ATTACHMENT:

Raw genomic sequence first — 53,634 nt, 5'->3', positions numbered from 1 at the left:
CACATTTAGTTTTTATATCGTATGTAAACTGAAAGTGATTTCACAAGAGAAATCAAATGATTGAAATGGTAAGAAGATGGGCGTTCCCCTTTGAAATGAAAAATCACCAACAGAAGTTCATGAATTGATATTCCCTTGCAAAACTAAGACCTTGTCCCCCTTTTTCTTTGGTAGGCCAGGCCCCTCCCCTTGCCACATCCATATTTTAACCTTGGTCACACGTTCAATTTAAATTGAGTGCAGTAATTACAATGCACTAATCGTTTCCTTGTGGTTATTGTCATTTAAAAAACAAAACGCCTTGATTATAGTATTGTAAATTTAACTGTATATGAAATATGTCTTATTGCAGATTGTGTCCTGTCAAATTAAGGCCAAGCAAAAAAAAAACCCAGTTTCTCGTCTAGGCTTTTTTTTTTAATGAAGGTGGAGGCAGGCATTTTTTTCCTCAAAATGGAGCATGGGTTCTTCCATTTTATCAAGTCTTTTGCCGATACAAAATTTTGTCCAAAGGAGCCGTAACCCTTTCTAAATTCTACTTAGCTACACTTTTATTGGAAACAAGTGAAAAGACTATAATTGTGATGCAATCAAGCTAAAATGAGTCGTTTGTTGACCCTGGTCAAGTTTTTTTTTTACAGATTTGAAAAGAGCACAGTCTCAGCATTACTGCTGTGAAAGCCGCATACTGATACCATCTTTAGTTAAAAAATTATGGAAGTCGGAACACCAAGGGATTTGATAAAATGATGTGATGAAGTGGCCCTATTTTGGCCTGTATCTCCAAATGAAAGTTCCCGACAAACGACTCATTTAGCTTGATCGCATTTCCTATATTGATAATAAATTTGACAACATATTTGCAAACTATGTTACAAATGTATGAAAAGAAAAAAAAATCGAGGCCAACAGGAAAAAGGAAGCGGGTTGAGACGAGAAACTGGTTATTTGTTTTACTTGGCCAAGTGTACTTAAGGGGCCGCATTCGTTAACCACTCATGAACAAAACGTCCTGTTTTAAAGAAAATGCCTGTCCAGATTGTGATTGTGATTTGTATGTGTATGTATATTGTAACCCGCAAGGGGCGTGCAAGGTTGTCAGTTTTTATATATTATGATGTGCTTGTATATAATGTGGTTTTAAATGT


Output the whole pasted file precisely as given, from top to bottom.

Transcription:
Raw genomic sequence first — 53,634 nt, 5'->3', positions numbered from 1 at the left:
CACATTTAGTTTTTATATCGTATGTAAACTGAAAGTGATTTCACAAGAGAAATCAAATGATTGAAATGGTAAGAAGATGGGCGTTCCCCTTTGAAATGAAAAATCACCAACAGAAGTTCATGAATTGATATTCCCTTGCAAAACTAAGACCTTGTCCCCCTTTTTCTTTGGTAGGCCAGGCCCCTCCCCTTGCCACATCCATATTTTAACCTTGGTCACACGTTCAATTTAAATTGAGTGCAGTAATTACAATGCACTAATCGTTTCCTTGTGGTTATTGTCATTTAAAAAACAAAACGCCTTGATTATAGTATTGTAAATTTAACTGTATATGAAATATGTCTTATTGCAGATTGTGTCCTGTCAAATTAAGGCCAAGCAAAAAAAAAACCCAGTTTCTCGTCTAGGCTTTTTTTTTTAATGAAGGTGGAGGCAGGCATTTTTTTCCTCAAAATGGAGCATGGGTTCTTCCATTTTATCAAGTCTTTTGCCGATACAAAATTTTGTCCAAAGGAGCCGTAACCCTTTCTAAATTCTACTTAGCTACACTTTTATTGGAAACAAGTGAAAAGACTATAATTGTGATGCAATCAAGCTAAAATGAGTCGTTTGTTGACCCTGGTCAAGTTTTTTTTTTACAGATTTGAAAAGAGCACAGTCTCAGCATTACTGCTGTGAAAGCCGCATACTGATACCATCTTTAGTTAAAAAATTATGGAAGTCGGAACACCAAGGGATTTGATAAAATGATGTGATGAAGTGGCCCTATTTTGGCCTGTATCTCCAAATGAAAGTTCCCGACAAACGACTCATTTAGCTTGATCGCATTTCCTATATTGATAATAAATTTGACAACATATTTGCAAACTATGTTACAAATGTATGAAAAGAAAAAAAAATCGAGGCCAACAGGAAAAAGGAAGCGGGTTGAGACGAGAAACTGGTTATTTGTTTTACTTGGCCAAGTGTACTTAAGGGGCCGCATTCGTTAACCACTCATGAACAAAACGTCCTGTTTTAAAGAAAATGCCTGTCCAGATTGTGATTGTGATTTGTATGTGTATGTATATTGTAACCCGCAAGGGGCGTGCAAGGTTGTCAGTTTTTATATATTATGATGTGCTTGTATATAATGTGGTTTTAAATGT